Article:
Brazil’s vast coastline and strong winds make it an ideal candidate for the development of offshore wind energy. Energy planning agency EPE estimated offshore wind potential along Brazil’s coast at 700GW, while the World Bank suggests a theoretical potential of 1,200GW. Companies such as Shell, Corio, Iberdrola and TotalEnergies have also expressed interest in taking advantage of this promising sector.
Petrobras, the Brazilian state oil and gas group, has announced its bold ambition to become the leading player in Brazil’s offshore wind energy sector. The company intends to develop an additional 23 GW of offshore wind capacity in the country, solidifying its commitment to renewable energy and sustainable development.
To achieve this goal, Petrobras has filed applications with Brazil’s environmental protection agency, Ibama, outlining plans for offshore wind projects in ten different regions across the country. This marks a significant change as the company enters the offshore wind sector independently, in addition to its ongoing collaborations, including the partnership with Norwegian oil group Equinor.
Jean Paul Prates, CEO of Petrobras, highlighted the importance of this initiative and stated: “This represents Petrobras’ effective entry into the offshore wind energy segment. “We are preparing the company to become the largest developer of wind energy projects in Brazil.”
The areas designated for potential offshore wind projects cover seven regions in the northeast, two in the southeast and one in the south of Brazil. It should be noted that one of the key projects is located off the coast of Rio de Janeiro, where floating wind turbines will be used in waters with depths greater than 100 meters. Petrobras has been collaborating with the University of Sao Paulo to test innovative floating wind technology, using a four-column semi-submersible platform. This technology offers significant advantages for construction and installation, allowing assembly in port and towing to the installation site without specialized vessels.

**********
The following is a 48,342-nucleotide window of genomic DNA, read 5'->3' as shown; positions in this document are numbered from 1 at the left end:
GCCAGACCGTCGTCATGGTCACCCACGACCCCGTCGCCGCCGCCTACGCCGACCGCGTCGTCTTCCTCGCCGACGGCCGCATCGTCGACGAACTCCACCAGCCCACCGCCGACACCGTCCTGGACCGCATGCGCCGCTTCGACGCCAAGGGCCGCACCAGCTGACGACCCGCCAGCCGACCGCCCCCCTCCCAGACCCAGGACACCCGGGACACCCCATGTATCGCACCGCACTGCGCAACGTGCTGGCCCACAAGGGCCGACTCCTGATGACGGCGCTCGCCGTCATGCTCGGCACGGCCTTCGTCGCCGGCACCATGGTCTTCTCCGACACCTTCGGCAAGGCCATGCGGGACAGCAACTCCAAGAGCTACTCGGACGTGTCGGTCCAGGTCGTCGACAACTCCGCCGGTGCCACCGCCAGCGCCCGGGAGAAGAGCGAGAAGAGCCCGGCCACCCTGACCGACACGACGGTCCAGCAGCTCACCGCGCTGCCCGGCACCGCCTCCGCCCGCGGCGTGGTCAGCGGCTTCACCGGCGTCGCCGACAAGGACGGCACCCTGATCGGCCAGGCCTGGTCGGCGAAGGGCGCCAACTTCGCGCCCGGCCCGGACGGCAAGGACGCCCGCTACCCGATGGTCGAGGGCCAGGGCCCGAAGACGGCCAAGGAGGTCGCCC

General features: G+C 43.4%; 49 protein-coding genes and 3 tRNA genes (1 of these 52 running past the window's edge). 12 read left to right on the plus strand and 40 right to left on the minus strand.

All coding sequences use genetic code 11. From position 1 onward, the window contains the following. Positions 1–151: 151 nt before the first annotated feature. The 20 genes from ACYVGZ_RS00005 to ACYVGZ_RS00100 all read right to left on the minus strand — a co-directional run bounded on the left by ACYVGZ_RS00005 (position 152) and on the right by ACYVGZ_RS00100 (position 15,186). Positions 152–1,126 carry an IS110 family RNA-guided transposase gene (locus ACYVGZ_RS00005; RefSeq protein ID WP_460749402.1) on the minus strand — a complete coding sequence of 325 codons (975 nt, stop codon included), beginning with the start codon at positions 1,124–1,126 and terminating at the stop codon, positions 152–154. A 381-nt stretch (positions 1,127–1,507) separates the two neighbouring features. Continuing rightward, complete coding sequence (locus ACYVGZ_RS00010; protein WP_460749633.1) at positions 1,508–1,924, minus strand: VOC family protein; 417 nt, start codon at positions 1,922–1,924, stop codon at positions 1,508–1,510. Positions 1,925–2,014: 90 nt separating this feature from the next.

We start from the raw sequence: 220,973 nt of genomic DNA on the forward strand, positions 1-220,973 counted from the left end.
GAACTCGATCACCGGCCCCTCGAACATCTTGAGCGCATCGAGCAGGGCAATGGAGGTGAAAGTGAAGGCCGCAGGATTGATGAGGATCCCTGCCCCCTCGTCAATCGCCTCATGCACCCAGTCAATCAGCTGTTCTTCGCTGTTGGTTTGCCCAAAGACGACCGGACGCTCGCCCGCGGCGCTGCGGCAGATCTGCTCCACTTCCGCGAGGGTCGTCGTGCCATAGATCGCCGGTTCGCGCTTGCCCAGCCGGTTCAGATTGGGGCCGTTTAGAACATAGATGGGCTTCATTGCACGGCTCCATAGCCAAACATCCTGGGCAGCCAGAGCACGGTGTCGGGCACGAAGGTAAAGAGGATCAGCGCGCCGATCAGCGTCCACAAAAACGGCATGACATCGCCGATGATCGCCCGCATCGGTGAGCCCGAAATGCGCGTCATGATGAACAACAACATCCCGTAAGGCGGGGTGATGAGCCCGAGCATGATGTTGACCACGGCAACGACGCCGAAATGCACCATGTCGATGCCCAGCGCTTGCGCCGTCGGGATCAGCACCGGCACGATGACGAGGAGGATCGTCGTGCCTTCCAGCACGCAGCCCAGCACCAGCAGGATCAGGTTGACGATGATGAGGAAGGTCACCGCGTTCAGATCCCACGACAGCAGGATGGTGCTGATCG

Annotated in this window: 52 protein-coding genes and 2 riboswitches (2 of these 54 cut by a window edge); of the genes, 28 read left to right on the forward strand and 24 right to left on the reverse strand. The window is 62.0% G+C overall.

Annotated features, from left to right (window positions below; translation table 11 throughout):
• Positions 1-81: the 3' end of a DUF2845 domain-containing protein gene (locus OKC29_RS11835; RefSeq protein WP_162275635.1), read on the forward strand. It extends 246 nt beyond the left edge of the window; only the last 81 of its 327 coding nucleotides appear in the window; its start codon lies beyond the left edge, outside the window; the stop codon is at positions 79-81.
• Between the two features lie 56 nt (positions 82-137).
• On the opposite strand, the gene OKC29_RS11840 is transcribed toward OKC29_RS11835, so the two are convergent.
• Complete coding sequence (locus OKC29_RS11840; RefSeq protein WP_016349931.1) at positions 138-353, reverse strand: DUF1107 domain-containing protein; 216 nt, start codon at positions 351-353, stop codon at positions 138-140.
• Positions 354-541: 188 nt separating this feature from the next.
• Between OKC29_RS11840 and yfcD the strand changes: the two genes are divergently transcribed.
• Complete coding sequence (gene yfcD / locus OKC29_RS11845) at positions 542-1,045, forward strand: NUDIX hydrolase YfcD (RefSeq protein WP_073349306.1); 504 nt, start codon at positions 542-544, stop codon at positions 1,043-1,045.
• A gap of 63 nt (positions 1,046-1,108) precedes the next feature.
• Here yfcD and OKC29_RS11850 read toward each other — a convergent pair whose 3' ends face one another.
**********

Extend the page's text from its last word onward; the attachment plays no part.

Petrobras sees the feasibility of floating wind structures as an opportunity to integrate and supply energy to its production platforms, thus improving overall energy efficiency. However, it is important to note that the presentations before Ibama do not guarantee licenses for these projects. The regulatory framework for offshore wind energy in Brazil is currently undergoing political negotiations, which will determine the viability and approval of Petrobras’ offshore wind developments.
In addition to offshore wind energy, Petrobras has also announced plans to invest in the manufacturing of onshore wind turbines, aligning its strategy with both onshore and offshore renewable energy opportunities.
TotalEnergies recently signed a memorandum of understanding with Petrobras and Casa dos Ventos to explore several renewable energy projects in Brazil, including onshore and offshore wind, solar and low-carbon hydrogen initiatives. This partnership highlights Brazil’s attractiveness as a renewable energy hub and brings the country one step closer to realizing its renewable energy potential.
Overall, with Petrobras’ ambitious offshore wind plans and its collaborations with global energy giants, Brazil is well positioned to become a major player in the growing offshore wind industry.
– Petrobras unveils huge offshore wind energy plans in Brazil | NS Energy
– Brazil targets 25 GW of offshore wind power by 2035 | Windpower Monthly